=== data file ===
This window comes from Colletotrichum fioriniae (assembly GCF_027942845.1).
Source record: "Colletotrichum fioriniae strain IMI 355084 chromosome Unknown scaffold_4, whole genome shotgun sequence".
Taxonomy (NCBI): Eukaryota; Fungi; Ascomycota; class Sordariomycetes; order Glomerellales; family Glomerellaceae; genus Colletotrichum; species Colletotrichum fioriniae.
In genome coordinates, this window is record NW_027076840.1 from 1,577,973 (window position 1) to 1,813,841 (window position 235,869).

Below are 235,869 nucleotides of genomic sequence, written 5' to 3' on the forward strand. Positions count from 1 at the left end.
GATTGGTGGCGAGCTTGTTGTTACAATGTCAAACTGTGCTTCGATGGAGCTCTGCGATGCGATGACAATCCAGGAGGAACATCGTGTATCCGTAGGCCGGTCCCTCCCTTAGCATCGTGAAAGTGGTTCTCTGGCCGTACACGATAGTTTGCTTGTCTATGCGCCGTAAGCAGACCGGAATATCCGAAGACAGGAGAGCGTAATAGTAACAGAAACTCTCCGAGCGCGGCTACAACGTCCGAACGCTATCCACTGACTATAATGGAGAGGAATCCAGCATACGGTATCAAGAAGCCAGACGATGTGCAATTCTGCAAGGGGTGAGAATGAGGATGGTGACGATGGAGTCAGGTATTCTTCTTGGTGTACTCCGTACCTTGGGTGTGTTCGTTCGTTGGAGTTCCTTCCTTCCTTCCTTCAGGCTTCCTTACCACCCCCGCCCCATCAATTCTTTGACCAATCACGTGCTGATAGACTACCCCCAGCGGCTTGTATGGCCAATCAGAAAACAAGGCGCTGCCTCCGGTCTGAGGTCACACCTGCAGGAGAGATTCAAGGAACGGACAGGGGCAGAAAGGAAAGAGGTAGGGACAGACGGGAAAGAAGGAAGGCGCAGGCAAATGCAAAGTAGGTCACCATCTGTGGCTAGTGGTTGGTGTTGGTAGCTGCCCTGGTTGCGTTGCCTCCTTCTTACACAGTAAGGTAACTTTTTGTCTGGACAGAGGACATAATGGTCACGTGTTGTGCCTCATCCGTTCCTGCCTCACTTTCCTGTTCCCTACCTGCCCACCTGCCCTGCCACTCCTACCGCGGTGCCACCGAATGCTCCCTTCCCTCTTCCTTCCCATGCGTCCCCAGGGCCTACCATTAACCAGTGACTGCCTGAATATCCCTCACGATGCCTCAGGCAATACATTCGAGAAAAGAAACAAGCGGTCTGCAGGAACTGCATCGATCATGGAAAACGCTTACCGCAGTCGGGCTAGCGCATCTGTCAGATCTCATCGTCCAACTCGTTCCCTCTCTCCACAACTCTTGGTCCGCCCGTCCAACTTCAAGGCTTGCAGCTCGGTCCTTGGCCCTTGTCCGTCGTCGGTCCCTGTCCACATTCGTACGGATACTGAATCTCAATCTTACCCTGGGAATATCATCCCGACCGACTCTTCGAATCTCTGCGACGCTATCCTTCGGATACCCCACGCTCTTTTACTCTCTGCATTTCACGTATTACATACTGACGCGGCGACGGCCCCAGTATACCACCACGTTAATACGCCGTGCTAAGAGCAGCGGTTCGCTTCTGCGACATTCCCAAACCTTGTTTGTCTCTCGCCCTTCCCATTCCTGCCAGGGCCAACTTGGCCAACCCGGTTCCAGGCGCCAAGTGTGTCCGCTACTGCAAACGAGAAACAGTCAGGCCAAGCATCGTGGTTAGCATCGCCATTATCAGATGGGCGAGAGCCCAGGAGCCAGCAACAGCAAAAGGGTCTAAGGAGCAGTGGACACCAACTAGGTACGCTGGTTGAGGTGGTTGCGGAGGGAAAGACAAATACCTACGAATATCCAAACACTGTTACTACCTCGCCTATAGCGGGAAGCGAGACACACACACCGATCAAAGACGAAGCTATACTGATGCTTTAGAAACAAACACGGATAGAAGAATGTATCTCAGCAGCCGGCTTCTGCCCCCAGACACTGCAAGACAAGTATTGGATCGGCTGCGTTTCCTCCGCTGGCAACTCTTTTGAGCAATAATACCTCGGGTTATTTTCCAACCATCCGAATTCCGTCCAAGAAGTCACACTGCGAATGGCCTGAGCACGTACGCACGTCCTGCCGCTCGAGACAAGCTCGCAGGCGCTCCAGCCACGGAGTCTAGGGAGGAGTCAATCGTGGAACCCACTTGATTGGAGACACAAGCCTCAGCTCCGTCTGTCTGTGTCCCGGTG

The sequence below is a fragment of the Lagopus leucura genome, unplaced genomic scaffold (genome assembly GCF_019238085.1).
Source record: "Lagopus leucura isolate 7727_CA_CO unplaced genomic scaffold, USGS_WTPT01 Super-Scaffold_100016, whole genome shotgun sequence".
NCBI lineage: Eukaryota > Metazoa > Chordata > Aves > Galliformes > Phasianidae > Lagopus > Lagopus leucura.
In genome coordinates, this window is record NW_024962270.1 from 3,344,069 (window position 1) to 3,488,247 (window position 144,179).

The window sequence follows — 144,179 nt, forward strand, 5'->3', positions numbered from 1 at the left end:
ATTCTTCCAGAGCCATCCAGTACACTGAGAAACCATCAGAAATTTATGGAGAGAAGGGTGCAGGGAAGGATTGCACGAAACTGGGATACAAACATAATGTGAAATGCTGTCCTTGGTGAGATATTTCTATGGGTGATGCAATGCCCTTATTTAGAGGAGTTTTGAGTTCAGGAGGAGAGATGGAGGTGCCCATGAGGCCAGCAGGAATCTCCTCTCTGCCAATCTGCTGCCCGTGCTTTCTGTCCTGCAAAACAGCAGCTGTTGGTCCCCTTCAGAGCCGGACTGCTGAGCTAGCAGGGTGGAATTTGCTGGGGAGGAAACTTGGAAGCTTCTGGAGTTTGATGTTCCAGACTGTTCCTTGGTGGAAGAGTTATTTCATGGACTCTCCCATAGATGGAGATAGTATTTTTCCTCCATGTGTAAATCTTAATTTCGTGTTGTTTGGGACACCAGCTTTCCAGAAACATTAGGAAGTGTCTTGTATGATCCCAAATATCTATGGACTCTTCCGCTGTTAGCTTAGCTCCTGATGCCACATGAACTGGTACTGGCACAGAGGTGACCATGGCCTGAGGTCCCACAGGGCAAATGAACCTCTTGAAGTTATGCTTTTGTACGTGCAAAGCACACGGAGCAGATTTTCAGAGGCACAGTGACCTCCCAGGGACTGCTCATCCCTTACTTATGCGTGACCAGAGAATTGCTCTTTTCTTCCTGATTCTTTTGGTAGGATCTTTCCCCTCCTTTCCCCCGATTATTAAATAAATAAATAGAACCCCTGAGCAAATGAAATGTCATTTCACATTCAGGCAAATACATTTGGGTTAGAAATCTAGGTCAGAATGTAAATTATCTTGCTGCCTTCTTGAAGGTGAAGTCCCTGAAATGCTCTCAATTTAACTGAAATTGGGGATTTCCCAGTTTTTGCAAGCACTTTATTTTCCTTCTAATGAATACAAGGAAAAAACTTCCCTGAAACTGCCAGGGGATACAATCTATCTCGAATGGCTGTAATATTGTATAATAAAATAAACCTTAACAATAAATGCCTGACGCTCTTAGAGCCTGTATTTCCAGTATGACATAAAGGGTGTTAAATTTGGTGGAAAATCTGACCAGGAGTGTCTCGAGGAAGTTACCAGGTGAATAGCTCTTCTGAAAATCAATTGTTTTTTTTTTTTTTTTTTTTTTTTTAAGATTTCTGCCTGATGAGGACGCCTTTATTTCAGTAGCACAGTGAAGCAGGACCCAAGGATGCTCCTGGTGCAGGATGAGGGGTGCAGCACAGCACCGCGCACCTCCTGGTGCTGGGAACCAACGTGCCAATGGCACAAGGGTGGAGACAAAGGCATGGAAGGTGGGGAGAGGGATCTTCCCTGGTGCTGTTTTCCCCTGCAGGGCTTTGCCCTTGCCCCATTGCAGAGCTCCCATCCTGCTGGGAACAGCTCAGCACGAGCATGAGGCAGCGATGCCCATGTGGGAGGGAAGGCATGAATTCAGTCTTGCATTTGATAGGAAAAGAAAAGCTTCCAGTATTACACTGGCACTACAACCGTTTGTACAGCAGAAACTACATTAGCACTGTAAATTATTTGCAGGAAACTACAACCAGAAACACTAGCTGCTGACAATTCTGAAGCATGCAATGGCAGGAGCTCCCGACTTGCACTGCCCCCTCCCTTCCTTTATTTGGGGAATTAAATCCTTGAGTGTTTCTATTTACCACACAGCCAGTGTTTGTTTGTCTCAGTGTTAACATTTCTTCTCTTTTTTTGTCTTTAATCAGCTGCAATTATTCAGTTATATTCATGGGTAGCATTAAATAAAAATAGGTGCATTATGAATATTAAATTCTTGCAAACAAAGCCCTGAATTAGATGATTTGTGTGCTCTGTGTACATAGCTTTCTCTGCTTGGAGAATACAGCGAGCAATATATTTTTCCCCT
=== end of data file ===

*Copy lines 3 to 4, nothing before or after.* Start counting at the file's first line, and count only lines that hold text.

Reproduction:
Taxonomy (NCBI): Eukaryota; Fungi; Ascomycota; class Sordariomycetes; order Glomerellales; family Glomerellaceae; genus Colletotrichum; species Colletotrichum fioriniae.
In genome coordinates, this window is record NW_027076840.1 from 1,577,973 (window position 1) to 1,813,841 (window position 235,869).